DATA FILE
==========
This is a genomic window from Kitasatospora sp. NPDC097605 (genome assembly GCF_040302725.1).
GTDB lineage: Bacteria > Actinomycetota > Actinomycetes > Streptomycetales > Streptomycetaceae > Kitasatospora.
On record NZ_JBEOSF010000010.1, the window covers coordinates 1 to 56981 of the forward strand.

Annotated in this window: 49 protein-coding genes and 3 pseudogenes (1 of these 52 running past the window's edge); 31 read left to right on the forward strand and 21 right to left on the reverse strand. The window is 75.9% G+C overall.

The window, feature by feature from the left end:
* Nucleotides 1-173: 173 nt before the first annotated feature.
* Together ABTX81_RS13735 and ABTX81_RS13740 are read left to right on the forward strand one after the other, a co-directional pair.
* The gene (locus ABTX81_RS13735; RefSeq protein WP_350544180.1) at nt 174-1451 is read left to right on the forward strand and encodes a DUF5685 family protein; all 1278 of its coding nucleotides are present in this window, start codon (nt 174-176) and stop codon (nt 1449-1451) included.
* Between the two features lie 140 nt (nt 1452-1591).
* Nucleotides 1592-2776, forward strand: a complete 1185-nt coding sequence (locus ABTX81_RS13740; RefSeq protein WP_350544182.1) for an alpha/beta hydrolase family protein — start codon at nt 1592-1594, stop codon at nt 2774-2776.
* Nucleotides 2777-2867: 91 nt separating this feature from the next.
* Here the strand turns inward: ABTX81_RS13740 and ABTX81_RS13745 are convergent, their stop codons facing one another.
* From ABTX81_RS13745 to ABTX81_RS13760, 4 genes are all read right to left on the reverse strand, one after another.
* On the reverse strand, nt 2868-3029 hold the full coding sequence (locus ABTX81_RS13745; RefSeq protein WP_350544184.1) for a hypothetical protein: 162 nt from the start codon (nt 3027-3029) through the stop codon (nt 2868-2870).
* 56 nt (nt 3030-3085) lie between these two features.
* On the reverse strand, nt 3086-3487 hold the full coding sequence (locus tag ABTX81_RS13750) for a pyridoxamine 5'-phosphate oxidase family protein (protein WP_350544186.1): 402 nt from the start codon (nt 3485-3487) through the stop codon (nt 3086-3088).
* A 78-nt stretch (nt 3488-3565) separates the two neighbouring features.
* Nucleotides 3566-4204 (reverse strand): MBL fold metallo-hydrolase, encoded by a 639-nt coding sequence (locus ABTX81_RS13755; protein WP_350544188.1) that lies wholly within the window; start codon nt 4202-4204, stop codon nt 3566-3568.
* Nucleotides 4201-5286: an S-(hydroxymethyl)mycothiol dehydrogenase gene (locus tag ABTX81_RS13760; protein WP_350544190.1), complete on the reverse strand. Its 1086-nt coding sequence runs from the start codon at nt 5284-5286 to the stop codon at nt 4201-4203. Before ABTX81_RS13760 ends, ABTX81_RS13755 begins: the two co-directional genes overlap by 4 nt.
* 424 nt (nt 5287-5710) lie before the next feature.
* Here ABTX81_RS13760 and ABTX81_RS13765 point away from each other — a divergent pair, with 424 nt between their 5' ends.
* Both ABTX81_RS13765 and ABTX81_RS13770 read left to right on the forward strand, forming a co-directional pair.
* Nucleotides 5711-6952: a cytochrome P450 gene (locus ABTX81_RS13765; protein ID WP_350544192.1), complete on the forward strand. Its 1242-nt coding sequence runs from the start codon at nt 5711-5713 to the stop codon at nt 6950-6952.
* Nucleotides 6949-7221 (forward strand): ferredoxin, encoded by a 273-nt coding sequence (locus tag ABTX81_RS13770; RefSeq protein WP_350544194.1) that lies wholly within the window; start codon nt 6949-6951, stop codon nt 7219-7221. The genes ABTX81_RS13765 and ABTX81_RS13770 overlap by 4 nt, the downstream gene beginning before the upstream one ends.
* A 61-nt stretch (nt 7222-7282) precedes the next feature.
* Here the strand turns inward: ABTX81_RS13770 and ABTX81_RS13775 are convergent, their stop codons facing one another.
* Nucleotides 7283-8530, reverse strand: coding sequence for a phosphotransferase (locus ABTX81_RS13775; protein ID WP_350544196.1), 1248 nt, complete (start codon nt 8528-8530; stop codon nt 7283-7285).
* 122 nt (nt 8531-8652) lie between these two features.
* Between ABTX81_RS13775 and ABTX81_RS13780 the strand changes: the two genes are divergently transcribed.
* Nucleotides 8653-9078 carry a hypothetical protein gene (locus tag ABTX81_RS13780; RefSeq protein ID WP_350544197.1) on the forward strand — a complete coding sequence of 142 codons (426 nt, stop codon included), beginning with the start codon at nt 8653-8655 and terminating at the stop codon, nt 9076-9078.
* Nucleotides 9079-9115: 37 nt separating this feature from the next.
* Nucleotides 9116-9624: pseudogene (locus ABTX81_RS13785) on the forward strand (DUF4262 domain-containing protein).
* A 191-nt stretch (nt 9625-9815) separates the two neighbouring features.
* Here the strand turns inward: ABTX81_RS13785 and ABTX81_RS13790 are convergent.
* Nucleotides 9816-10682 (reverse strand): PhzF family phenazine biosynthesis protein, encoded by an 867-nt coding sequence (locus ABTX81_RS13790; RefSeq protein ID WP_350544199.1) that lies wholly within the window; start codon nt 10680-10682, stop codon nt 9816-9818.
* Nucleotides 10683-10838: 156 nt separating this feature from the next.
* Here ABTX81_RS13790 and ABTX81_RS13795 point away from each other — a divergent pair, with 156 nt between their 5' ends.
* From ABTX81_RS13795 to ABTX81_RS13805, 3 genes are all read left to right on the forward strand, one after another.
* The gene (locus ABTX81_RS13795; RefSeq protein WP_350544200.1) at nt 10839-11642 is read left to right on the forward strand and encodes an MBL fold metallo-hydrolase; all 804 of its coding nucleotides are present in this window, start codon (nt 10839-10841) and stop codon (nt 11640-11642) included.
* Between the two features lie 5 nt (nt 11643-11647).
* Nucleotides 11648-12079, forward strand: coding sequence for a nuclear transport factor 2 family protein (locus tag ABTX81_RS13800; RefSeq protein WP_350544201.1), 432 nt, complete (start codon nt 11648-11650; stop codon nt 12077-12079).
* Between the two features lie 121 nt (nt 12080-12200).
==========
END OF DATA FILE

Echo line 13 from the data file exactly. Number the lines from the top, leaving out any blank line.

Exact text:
* From ABTX81_RS13745 to ABTX81_RS13760, 4 genes are all read right to left on the reverse strand, one after another.